By Rebecca Autrey
(Jan. 8, 2014) Striking the right balance between active-duty soldiers and reserves, in particular the National Guard, will be a key component of military success as things reshuffle after the wars in Iraq and Afghanistan, said Gen. Ray T. Odierno, the Army chief of staff.
Odierno’s comments came Tuesday during a luncheon at the National Press Club in Washngton, D.C. He was answering a question about whether the Guard can provide combat troops at a fraction of the cost of the active-component Army.
“There’s a reason why the active component is more expensive,” he said. “It brings you a higher level of readiness because they’re full time. They are trained and ready to do things at a higher level because they spend every day focused on that. Our National Guard, who’s done an incredible job in the last 10 years, trains 39 days a year.”
That difference is why, Odierno said, the two components aren’t interchangeable. He argued instead that they should be seen as complementary to each other, and the Army is working to find the right balance between the two.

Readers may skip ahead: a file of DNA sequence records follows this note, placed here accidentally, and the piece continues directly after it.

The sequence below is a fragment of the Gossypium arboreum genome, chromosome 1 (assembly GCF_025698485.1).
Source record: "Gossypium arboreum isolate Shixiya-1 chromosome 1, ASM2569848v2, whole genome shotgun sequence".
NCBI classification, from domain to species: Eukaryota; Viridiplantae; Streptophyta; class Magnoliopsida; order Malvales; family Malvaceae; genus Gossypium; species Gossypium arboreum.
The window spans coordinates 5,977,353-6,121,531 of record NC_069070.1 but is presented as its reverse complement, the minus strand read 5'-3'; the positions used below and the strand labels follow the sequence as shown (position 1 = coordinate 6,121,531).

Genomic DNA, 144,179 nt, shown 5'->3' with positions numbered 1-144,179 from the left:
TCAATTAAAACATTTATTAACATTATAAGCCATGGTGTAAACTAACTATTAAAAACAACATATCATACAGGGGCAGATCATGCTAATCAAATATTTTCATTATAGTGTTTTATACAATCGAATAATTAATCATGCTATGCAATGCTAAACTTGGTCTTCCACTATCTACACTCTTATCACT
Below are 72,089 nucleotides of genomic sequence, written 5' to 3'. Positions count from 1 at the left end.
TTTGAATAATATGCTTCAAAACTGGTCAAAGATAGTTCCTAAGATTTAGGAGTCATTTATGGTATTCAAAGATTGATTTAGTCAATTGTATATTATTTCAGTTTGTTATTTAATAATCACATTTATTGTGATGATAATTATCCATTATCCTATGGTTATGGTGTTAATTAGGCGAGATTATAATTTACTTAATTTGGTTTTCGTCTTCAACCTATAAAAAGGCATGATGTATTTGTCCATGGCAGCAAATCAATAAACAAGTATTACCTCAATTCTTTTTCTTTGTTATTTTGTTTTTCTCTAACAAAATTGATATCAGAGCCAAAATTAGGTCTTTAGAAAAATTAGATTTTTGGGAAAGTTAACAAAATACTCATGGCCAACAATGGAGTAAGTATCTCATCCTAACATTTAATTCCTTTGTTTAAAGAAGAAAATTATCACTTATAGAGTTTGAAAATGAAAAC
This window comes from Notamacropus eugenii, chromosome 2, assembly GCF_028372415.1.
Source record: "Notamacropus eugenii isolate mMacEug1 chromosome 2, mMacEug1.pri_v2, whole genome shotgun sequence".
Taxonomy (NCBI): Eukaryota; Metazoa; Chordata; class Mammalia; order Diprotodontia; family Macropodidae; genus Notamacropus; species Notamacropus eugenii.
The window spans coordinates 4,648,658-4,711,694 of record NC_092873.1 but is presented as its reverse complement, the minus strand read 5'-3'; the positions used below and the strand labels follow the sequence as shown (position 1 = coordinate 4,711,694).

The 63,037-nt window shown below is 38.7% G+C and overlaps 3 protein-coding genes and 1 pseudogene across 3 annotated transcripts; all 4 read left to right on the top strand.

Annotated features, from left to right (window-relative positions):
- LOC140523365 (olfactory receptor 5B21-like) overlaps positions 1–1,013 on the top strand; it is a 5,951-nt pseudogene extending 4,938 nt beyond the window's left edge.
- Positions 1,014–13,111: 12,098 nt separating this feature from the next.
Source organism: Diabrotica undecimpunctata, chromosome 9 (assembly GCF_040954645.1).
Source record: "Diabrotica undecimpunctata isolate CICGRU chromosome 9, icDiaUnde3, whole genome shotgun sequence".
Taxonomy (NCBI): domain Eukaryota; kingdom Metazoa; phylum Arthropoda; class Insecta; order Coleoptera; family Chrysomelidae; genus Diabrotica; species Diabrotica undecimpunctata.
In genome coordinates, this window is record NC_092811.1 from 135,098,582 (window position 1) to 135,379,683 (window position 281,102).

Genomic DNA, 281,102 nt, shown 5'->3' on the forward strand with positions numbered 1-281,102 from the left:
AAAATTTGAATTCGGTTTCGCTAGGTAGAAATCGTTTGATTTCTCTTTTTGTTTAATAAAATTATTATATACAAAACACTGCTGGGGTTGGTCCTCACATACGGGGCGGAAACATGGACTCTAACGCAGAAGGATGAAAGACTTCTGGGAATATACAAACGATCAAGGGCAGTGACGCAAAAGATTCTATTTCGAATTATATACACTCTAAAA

After force reductions, Odierno said, the Army aims to have a force that’s 54 percent in the reserve component and 46 percent in the active component. He expects that ratio will meet national security needs and allow the Guard to meet its dual federal and state mission.
During the hour-long question and answer session, Odierno also touched on other challenges facing the Army, including the current instability in Iraq.
On Iraq, Odierno said the disintegration of security after U.S. troops left was disappointing to see.
“I believe we left it in a place where it was capable to move forward,” he said.
He said it’s time to see if Iraqi officials and troops can take back the country without U.S. boots on the ground. When asked if the U.S. “blew the endgame” and removed troops too soon, Odierno used an analogy fit for a coach.
“I think we can all be Monday morning quarterbacks on this,” he said. “The answer is I don’t know.”
Gen. Frank Grass, the chief of the National Guard Bureau, will address a similar luncheon at the National Press Club Thursday.